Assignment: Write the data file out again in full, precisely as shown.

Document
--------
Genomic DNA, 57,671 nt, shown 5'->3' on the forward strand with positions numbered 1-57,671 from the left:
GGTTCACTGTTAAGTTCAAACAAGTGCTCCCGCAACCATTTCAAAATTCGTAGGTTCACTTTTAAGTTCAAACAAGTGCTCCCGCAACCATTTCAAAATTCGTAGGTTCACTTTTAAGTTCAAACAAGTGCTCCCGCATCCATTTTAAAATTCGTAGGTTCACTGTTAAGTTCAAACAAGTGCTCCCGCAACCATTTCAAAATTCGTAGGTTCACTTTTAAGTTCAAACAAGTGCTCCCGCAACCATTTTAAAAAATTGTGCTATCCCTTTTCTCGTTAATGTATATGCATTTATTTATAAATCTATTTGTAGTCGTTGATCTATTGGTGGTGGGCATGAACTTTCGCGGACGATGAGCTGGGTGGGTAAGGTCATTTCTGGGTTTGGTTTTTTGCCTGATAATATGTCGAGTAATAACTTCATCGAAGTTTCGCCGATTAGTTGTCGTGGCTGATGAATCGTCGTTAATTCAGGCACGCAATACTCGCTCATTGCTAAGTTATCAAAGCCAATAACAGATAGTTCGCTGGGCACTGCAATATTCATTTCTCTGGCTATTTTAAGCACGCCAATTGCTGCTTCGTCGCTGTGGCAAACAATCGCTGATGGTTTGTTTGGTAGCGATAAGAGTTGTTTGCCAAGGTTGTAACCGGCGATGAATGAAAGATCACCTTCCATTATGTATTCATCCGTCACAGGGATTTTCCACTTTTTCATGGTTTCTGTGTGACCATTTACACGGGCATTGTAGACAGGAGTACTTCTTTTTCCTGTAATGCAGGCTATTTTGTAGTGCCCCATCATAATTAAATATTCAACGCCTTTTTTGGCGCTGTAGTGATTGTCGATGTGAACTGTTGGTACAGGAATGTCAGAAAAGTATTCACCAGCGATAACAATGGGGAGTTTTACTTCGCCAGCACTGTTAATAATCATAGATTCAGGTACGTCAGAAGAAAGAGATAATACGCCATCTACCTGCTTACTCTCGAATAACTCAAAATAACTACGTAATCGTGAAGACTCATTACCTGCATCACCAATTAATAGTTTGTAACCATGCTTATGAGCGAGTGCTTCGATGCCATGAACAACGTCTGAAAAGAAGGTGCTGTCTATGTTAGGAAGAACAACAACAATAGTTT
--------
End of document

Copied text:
Genomic DNA, 57,671 nt, shown 5'->3' on the forward strand with positions numbered 1-57,671 from the left:
GGTTCACTGTTAAGTTCAAACAAGTGCTCCCGCAACCATTTCAAAATTCGTAGGTTCACTTTTAAGTTCAAACAAGTGCTCCCGCAACCATTTCAAAATTCGTAGGTTCACTTTTAAGTTCAAACAAGTGCTCCCGCATCCATTTTAAAATTCGTAGGTTCACTGTTAAGTTCAAACAAGTGCTCCCGCAACCATTTCAAAATTCGTAGGTTCACTTTTAAGTTCAAACAAGTGCTCCCGCAACCATTTTAAAAAATTGTGCTATCCCTTTTCTCGTTAATGTATATGCATTTATTTATAAATCTATTTGTAGTCGTTGATCTATTGGTGGTGGGCATGAACTTTCGCGGACGATGAGCTGGGTGGGTAAGGTCATTTCTGGGTTTGGTTTTTTGCCTGATAATATGTCGAGTAATAACTTCATCGAAGTTTCGCCGATTAGTTGTCGTGGCTGATGAATCGTCGTTAATTCAGGCACGCAATACTCGCTCATTGCTAAGTTATCAAAGCCAATAACAGATAGTTCGCTGGGCACTGCAATATTCATTTCTCTGGCTATTTTAAGCACGCCAATTGCTGCTTCGTCGCTGTGGCAAACAATCGCTGATGGTTTGTTTGGTAGCGATAAGAGTTGTTTGCCAAGGTTGTAACCGGCGATGAATGAAAGATCACCTTCCATTATGTATTCATCCGTCACAGGGATTTTCCACTTTTTCATGGTTTCTGTGTGACCATTTACACGGGCATTGTAGACAGGAGTACTTCTTTTTCCTGTAATGCAGGCTATTTTGTAGTGCCCCATCATAATTAAATATTCAACGCCTTTTTTGGCGCTGTAGTGATTGTCGATGTGAACTGTTGGTACAGGAATGTCAGAAAAGTATTCACCAGCGATAACAATGGGGAGTTTTACTTCGCCAGCACTGTTAATAATCATAGATTCAGGTACGTCAGAAGAAAGAGATAATACGCCATCTACCTGCTTACTCTCGAATAACTCAAAATAACTACGTAATCGTGAAGACTCATTACCTGCATCACCAATTAATAGTTTGTAACCATGCTTATGAGCGAGTGCTTCGATGCCATGAACAACGTCTGAAAAGAAGGTGCTGTCTATGTTAGGAAGAACAACAACAATAGTTT